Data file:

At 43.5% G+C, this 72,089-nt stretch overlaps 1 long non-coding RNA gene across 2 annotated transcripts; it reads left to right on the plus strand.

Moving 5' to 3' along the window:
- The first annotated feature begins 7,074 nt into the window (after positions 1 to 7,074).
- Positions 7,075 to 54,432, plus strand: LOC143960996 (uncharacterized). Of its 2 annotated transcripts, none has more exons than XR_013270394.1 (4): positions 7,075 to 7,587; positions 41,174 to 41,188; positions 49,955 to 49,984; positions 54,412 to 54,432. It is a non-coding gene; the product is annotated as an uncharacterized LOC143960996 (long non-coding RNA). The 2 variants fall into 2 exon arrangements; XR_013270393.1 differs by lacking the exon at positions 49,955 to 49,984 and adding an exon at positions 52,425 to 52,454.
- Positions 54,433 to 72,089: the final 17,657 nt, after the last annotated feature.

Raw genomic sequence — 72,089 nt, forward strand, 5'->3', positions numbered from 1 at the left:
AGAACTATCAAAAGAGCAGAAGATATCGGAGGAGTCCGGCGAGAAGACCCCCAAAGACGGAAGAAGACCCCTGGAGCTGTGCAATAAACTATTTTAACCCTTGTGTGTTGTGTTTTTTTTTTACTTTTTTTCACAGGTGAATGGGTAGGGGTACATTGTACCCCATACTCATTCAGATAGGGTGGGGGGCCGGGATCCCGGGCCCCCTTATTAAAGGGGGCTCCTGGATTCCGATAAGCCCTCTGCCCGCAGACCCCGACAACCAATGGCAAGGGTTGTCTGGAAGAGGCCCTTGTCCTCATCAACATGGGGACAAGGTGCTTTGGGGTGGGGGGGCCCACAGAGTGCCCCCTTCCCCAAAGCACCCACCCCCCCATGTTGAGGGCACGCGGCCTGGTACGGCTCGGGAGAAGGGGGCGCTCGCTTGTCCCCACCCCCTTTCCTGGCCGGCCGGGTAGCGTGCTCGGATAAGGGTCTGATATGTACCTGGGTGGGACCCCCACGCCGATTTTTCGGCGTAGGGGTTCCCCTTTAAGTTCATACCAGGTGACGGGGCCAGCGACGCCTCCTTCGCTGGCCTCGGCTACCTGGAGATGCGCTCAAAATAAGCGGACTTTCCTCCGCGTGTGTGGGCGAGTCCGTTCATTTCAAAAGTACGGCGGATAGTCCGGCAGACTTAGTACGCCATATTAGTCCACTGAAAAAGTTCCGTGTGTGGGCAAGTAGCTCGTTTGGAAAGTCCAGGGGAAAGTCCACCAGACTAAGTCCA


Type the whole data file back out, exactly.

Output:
At 43.5% G+C, this 72,089-nt stretch overlaps 1 long non-coding RNA gene across 2 annotated transcripts; it reads left to right on the plus strand.

Moving 5' to 3' along the window:
- The first annotated feature begins 7,074 nt into the window (after positions 1 to 7,074).
- Positions 7,075 to 54,432, plus strand: LOC143960996 (uncharacterized). Of its 2 annotated transcripts, none has more exons than XR_013270394.1 (4): positions 7,075 to 7,587; positions 41,174 to 41,188; positions 49,955 to 49,984; positions 54,412 to 54,432. It is a non-coding gene; the product is annotated as an uncharacterized LOC143960996 (long non-coding RNA). The 2 variants fall into 2 exon arrangements; XR_013270393.1 differs by lacking the exon at positions 49,955 to 49,984 and adding an exon at positions 52,425 to 52,454.
- Positions 54,433 to 72,089: the final 17,657 nt, after the last annotated feature.

Raw genomic sequence — 72,089 nt, forward strand, 5'->3', positions numbered from 1 at the left:
AGAACTATCAAAAGAGCAGAAGATATCGGAGGAGTCCGGCGAGAAGACCCCCAAAGACGGAAGAAGACCCCTGGAGCTGTGCAATAAACTATTTTAACCCTTGTGTGTTGTGTTTTTTTTTTACTTTTTTTCACAGGTGAATGGGTAGGGGTACATTGTACCCCATACTCATTCAGATAGGGTGGGGGGCCGGGATCCCGGGCCCCCTTATTAAAGGGGGCTCCTGGATTCCGATAAGCCCTCTGCCCGCAGACCCCGACAACCAATGGCAAGGGTTGTCTGGAAGAGGCCCTTGTCCTCATCAACATGGGGACAAGGTGCTTTGGGGTGGGGGGGCCCACAGAGTGCCCCCTTCCCCAAAGCACCCACCCCCCCATGTTGAGGGCACGCGGCCTGGTACGGCTCGGGAGAAGGGGGCGCTCGCTTGTCCCCACCCCCTTTCCTGGCCGGCCGGGTAGCGTGCTCGGATAAGGGTCTGATATGTACCTGGGTGGGACCCCCACGCCGATTTTTCGGCGTAGGGGTTCCCCTTTAAGTTCATACCAGGTGACGGGGCCAGCGACGCCTCCTTCGCTGGCCTCGGCTACCTGGAGATGCGCTCAAAATAAGCGGACTTTCCTCCGCGTGTGTGGGCGAGTCCGTTCATTTCAAAAGTACGGCGGATAGTCCGGCAGACTTAGTACGCCATATTAGTCCACTGAAAAAGTTCCGTGTGTGGGCAAGTAGCTCGTTTGGAAAGTCCAGGGGAAAGTCCACCAGACTAAGTCCA